No question, there are students who start college with a wealth of employable talent. At the highly selective institutions that tend to dominate our national discussion of college, many students could’ve “gone pro” right out of high school. It seems cruel to send an 18-year-old straight off to investment banking, especially without some business-ethics courses, but I suppose you could do it.
For millions of others — especially those attending the community colleges and less-selective public institutions that serve the vast majority of American students — college is the place that hones skills and knowledge, builds professional networks, and clarifies life goals. It’s the place where you learn to devote close attention to a hard task, to work alongside others on complex problems, to stick with a long-range challenge. Those “signaled” virtues are well-earned. Data from the Collegiate Learning Assessment show that some of the sharpest student gains happen at regional public universities — institutions that prize opportunity above exclusivity.
Caplan is also wrong about employer indifference toward content. The most popular majors in American colleges and universities are business, biomedical science, health professions, and visual arts. Not coincidentally, those are growing and diversifying sectors of our economy. The market isn’t destroying higher education; it’s endorsing us rather soundly. The rewards for degree completion have continued to grow, even as the percentage of Americans with a degree has risen.
One of the unfortunate side effects of our endless wrangle over who should go to college is that it distracts from more urgent reform. I don’t think every high-school graduate should proceed directly to the nearest university campus, and I don’t know of any college president who does. The conversations I hear among policy makers aren’t about “college for all” but about creating a much clearer set of options beyond high school — from apprenticeships to certifications to community college.
Better choices outside of a four-year degree would be good for everyone, including colleges. Caplan is right to point out that a degree holds life-altering power yet is an all-or-nothing proposition. You either make it to the finish line, or you get little benefit. Our institutions need to embrace alternative credentials, like those from company training programs, online coursework, and military service, and make it easier to pair them with formal coursework. Students need a range of options over a lifetime, not a single, high-stakes shot.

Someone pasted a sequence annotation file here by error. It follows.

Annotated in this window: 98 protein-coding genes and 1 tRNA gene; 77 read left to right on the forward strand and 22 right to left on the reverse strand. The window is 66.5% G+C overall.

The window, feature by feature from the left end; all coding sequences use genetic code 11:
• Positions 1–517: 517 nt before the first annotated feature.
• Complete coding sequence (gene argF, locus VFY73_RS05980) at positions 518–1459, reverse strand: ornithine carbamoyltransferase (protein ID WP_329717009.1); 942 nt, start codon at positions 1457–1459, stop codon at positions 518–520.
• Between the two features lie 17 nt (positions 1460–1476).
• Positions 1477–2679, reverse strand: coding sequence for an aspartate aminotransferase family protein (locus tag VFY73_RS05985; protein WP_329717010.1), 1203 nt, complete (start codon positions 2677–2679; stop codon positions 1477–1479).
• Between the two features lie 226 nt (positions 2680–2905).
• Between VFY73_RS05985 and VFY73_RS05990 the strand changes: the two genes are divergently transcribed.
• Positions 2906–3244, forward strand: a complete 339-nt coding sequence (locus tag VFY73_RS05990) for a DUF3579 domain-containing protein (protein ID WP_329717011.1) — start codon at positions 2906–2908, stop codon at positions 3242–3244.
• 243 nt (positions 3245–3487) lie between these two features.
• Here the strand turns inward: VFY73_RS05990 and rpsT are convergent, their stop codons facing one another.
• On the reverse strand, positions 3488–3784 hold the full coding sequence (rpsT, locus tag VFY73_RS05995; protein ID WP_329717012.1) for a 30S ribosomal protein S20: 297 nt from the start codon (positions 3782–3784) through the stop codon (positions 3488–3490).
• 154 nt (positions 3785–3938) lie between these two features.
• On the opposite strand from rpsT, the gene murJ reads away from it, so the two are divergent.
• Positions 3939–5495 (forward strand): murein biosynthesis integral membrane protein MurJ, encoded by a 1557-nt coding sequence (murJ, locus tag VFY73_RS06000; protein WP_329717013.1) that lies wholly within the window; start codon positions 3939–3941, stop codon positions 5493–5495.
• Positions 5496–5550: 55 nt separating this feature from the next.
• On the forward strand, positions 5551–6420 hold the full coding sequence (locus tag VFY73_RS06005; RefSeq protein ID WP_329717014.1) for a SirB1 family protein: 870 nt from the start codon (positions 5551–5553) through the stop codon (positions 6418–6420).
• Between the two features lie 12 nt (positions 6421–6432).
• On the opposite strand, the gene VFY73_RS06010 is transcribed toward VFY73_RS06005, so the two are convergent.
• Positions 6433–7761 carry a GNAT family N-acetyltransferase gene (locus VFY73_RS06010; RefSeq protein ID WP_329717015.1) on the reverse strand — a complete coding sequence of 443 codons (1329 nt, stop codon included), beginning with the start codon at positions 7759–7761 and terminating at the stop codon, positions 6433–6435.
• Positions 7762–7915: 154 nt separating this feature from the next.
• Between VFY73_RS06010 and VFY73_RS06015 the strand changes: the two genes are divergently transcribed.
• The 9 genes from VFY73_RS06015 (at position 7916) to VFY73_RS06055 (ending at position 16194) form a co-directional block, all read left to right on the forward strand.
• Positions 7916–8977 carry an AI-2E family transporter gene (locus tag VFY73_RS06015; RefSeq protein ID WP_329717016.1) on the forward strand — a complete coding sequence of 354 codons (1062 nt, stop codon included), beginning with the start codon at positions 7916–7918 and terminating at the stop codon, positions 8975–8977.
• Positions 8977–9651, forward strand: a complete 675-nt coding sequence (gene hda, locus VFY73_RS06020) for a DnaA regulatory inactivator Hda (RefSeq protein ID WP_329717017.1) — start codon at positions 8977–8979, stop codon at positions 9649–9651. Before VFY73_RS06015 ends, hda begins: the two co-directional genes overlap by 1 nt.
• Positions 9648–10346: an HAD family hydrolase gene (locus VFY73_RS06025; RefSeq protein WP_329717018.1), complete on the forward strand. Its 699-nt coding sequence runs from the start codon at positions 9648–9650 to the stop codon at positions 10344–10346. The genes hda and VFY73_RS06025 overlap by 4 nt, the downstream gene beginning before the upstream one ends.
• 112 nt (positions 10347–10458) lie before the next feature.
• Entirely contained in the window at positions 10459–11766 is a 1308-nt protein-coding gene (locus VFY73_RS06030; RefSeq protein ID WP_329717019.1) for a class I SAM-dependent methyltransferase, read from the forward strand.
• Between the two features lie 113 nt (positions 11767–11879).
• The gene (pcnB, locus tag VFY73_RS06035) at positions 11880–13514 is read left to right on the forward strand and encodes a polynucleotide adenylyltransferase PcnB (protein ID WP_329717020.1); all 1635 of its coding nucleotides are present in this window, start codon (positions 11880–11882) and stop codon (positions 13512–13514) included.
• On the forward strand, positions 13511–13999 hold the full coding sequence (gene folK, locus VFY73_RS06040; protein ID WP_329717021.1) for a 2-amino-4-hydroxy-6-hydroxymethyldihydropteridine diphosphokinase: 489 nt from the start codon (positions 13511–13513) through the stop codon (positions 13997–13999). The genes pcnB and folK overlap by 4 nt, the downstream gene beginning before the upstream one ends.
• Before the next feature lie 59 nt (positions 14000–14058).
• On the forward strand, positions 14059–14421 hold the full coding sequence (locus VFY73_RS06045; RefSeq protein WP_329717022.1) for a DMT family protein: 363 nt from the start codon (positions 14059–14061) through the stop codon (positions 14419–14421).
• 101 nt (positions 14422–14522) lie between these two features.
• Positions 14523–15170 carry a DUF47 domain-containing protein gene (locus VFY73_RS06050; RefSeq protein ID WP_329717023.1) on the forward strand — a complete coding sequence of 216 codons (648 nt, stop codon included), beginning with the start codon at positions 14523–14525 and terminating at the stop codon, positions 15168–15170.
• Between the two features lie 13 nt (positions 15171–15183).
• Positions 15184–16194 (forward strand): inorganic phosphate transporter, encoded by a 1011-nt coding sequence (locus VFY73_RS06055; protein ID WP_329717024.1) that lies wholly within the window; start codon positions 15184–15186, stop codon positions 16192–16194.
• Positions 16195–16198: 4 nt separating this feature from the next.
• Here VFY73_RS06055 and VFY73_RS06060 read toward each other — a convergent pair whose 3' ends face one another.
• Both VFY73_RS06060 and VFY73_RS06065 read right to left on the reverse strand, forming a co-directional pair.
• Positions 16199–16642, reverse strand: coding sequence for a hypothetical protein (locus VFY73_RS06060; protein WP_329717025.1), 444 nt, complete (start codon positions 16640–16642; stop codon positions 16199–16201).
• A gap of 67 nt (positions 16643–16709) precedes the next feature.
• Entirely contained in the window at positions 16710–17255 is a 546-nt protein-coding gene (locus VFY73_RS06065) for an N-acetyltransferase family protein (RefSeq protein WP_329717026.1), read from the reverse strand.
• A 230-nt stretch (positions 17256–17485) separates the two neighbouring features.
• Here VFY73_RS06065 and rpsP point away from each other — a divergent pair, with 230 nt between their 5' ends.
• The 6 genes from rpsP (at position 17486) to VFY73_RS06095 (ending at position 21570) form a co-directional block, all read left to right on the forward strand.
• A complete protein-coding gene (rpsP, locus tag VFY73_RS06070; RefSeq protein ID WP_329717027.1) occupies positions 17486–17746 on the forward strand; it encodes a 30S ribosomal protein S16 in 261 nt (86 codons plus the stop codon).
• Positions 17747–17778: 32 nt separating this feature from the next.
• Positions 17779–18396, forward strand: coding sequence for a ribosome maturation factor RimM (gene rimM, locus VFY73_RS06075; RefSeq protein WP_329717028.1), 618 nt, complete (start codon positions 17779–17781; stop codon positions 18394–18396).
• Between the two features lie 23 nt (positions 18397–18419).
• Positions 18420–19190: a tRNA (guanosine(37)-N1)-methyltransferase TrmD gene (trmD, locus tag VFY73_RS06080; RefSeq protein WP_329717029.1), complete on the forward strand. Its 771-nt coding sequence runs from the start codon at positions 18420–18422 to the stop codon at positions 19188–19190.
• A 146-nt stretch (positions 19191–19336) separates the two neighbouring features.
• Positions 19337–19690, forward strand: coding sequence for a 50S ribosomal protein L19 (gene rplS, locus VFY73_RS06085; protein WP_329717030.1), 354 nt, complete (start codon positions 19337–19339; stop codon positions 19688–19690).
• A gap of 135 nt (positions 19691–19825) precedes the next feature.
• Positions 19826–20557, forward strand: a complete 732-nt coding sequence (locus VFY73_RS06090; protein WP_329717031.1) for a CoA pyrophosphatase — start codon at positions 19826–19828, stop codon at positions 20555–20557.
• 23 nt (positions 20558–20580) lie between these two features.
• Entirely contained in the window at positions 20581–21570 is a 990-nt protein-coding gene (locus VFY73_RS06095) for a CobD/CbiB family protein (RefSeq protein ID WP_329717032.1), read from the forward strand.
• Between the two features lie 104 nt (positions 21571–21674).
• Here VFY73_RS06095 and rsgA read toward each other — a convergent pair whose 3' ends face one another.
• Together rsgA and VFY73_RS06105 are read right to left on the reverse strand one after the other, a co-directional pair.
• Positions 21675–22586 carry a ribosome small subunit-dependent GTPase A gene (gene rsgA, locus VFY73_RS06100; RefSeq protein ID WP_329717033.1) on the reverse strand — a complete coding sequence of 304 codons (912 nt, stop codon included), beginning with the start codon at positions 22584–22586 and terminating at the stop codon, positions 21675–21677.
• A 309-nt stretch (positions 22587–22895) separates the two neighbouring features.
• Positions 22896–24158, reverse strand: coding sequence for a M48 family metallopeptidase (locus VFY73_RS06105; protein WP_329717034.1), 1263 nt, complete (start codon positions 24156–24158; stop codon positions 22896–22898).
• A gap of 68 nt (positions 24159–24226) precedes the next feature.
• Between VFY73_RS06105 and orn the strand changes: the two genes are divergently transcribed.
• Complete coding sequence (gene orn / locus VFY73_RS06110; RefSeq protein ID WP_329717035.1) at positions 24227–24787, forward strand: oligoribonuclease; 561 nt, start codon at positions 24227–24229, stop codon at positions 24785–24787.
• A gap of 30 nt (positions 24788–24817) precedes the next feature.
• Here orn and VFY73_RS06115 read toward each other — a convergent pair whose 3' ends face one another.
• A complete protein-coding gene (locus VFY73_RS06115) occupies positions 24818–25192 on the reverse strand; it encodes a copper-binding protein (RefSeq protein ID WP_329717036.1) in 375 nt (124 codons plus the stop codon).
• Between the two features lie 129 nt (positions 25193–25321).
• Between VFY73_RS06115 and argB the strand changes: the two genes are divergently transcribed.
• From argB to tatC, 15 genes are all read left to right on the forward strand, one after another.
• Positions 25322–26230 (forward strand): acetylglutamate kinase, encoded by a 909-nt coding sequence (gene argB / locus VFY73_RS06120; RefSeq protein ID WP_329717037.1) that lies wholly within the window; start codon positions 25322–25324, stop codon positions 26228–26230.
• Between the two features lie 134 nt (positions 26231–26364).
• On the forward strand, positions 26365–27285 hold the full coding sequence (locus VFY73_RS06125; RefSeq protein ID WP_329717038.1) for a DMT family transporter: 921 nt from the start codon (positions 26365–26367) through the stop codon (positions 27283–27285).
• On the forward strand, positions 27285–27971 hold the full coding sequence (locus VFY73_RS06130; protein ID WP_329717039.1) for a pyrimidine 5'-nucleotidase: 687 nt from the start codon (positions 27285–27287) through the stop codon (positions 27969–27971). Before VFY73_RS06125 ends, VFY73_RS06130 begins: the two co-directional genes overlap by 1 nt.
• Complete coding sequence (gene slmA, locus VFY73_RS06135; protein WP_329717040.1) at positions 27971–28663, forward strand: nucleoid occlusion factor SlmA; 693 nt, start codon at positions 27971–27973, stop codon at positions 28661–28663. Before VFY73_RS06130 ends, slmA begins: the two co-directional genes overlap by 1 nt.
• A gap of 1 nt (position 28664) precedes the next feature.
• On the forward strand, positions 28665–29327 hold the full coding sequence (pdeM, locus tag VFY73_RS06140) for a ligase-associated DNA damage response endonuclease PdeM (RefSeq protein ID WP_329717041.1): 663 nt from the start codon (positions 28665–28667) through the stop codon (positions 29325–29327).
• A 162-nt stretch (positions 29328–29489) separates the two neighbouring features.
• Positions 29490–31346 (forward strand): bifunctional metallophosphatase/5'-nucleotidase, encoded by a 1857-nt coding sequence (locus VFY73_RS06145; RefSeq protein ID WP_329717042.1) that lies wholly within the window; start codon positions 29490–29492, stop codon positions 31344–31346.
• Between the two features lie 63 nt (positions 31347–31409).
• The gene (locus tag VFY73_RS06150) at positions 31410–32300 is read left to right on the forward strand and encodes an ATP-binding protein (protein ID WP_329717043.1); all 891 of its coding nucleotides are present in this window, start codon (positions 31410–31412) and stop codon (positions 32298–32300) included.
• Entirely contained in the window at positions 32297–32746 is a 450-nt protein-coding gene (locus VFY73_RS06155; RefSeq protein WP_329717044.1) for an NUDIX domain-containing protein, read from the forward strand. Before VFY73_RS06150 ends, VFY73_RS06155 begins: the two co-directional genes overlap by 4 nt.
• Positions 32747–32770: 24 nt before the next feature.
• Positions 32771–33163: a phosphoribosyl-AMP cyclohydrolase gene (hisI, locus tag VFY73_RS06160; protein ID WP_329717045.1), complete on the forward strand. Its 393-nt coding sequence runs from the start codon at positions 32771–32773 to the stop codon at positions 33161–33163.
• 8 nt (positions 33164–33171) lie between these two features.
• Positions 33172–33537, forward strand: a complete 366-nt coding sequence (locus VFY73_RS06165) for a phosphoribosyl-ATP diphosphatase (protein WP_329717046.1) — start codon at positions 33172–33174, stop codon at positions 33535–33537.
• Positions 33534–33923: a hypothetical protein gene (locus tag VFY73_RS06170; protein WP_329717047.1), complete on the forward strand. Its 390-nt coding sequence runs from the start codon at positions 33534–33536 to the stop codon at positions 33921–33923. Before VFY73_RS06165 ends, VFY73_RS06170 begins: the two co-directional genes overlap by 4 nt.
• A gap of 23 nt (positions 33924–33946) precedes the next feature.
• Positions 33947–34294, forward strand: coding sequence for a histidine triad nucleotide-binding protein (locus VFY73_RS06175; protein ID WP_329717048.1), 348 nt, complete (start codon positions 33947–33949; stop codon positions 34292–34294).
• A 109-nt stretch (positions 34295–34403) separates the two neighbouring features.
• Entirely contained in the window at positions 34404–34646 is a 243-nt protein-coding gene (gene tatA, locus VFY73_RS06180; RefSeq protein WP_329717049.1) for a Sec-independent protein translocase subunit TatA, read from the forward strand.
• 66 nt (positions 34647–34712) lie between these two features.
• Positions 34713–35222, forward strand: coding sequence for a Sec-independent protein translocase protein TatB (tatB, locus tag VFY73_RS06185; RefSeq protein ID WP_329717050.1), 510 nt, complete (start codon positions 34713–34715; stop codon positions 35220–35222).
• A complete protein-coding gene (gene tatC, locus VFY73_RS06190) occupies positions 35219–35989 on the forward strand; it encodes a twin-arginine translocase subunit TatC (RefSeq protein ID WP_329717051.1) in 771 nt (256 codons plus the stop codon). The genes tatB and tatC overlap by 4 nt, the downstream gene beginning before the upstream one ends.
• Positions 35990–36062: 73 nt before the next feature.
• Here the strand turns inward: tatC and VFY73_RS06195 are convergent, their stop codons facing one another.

In curtailing the degree’s power as arbiter of someone’s economic future, we can restore the focus on what college is meant to do: push people to think and learn. By welcoming new alternatives for gaining skills beyond high school, we can begin to address the troubling perception of higher education as a source of division rather than a force for opportunity.
Higher education has thrived not because it is exclusive and elite, but because we’ve worked hard to be less so. Our moments of growth and transformation come when we embrace a changing landscape — when land-grant institutions reinvent teaching and research, when the GI Bill redraws our image of the American college student, when states see their public universities as long-range assets rather than near-term burdens.
Today, those ideals demand that we resist the narrow role of a credentialing agency and embrace the broad mission of useful learning in all its forms. That’s our calling.
Margaret Spellings is president of the University of North Carolina system and a former U.S. secretary of education.